The debate in the Labour Party will not be much easier. While polling evidence suggests that around 70% of Labour voters voted Remain in the 2016 referendum, nearly 60% of Labour constituencies are believed to have voted Leave (the Leave vote was quite widely distributed, whereas the Remain vote was concentrated predominantly in urban constituencies). So while the Party membership overwhelmingly favours a further referendum with the Party supporting Remain, as do many Labour MPs, a number of Labour MPs fear for their seats if the Party becomes a “Remain” Party. The Brexit Party did well in traditional Labour seats in the North of England. The pressure on the Party Leadership to come out more clearly in favour of a further referendum – rather than keeping it as an “option” – will be strong. And if it is to aspire to win future elections outright, Labour needs to repair its poor performance in Scotland, which remains solidly anti-Brexit.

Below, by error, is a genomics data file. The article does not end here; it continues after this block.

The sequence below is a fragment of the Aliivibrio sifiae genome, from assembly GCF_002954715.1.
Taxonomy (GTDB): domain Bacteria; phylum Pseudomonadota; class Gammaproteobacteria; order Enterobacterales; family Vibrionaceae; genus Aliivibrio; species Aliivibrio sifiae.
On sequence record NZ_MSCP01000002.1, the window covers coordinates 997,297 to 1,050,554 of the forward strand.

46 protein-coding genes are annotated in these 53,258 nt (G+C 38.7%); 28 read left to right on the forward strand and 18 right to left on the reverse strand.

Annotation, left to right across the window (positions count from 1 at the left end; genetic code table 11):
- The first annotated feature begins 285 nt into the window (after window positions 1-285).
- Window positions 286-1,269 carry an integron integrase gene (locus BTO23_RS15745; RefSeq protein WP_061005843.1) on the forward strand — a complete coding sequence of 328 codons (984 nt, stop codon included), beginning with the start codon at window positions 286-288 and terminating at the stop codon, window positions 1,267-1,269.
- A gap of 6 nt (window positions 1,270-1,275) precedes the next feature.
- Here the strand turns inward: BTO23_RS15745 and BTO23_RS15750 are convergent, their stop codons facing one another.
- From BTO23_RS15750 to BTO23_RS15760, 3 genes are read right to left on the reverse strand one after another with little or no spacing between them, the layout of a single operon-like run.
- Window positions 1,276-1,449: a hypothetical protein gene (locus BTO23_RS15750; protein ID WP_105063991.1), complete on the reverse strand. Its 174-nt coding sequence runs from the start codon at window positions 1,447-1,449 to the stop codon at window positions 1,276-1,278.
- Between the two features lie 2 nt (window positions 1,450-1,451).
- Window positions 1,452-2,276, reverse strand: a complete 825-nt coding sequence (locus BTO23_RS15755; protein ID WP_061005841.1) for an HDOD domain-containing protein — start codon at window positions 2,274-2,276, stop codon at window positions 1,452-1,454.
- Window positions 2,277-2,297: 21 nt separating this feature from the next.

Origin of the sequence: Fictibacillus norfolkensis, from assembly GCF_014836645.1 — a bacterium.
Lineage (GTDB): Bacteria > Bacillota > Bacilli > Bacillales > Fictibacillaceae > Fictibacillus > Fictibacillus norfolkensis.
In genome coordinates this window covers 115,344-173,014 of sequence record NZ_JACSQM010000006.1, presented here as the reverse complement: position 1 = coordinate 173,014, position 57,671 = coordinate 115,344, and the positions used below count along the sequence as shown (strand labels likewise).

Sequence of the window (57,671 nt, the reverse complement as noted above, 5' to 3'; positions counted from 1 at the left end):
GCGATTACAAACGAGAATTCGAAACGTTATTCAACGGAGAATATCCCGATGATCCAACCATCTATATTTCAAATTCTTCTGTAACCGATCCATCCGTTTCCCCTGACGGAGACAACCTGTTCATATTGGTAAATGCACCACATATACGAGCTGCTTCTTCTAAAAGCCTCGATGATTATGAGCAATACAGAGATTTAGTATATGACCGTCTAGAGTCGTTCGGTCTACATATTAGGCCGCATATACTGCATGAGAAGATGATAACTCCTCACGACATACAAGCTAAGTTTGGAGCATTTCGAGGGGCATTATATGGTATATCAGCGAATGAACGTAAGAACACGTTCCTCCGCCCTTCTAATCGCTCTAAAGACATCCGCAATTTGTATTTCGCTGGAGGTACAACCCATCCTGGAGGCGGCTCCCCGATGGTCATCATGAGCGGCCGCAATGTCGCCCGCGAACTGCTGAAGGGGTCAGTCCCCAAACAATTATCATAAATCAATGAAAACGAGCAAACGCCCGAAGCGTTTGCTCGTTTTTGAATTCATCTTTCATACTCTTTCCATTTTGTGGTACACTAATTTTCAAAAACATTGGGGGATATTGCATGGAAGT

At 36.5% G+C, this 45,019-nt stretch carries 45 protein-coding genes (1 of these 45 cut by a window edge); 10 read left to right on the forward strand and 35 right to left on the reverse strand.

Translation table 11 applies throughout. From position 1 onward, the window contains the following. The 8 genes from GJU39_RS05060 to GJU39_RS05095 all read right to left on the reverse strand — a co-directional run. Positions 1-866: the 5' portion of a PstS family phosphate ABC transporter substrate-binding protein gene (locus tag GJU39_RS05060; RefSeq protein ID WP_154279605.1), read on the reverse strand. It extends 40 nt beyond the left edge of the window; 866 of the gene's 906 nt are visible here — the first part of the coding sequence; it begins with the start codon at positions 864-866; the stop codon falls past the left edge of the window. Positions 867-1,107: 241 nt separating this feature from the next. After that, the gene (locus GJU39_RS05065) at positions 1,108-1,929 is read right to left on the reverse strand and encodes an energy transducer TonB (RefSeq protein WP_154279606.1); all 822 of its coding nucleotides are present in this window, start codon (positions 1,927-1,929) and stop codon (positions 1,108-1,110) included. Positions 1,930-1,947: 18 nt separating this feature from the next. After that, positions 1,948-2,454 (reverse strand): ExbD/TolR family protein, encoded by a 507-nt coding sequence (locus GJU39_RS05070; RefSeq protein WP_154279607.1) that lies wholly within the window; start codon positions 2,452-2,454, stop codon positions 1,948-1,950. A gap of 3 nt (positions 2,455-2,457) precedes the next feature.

And where does that leave us on Brexit?